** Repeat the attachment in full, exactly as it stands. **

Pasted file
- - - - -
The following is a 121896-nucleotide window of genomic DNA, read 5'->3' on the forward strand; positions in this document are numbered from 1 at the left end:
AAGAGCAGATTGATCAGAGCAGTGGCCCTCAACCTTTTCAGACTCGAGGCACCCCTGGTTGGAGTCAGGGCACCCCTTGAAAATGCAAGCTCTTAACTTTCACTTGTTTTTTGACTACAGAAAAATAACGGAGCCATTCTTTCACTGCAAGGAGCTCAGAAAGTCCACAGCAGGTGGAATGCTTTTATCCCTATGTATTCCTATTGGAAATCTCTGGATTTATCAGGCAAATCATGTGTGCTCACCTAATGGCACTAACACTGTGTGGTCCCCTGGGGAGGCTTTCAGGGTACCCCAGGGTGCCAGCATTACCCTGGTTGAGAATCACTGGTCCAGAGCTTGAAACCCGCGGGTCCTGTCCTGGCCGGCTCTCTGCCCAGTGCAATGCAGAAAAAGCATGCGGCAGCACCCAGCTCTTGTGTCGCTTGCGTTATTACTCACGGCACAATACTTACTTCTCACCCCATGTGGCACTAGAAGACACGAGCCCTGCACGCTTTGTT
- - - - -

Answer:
The following is a 121896-nucleotide window of genomic DNA, read 5'->3' on the forward strand; positions in this document are numbered from 1 at the left end:
AAGAGCAGATTGATCAGAGCAGTGGCCCTCAACCTTTTCAGACTCGAGGCACCCCTGGTTGGAGTCAGGGCACCCCTTGAAAATGCAAGCTCTTAACTTTCACTTGTTTTTTGACTACAGAAAAATAACGGAGCCATTCTTTCACTGCAAGGAGCTCAGAAAGTCCACAGCAGGTGGAATGCTTTTATCCCTATGTATTCCTATTGGAAATCTCTGGATTTATCAGGCAAATCATGTGTGCTCACCTAATGGCACTAACACTGTGTGGTCCCCTGGGGAGGCTTTCAGGGTACCCCAGGGTGCCAGCATTACCCTGGTTGAGAATCACTGGTCCAGAGCTTGAAACCCGCGGGTCCTGTCCTGGCCGGCTCTCTGCCCAGTGCAATGCAGAAAAAGCATGCGGCAGCACCCAGCTCTTGTGTCGCTTGCGTTATTACTCACGGCACAATACTTACTTCTCACCCCATGTGGCACTAGAAGACACGAGCCCTGCACGCTTTGTT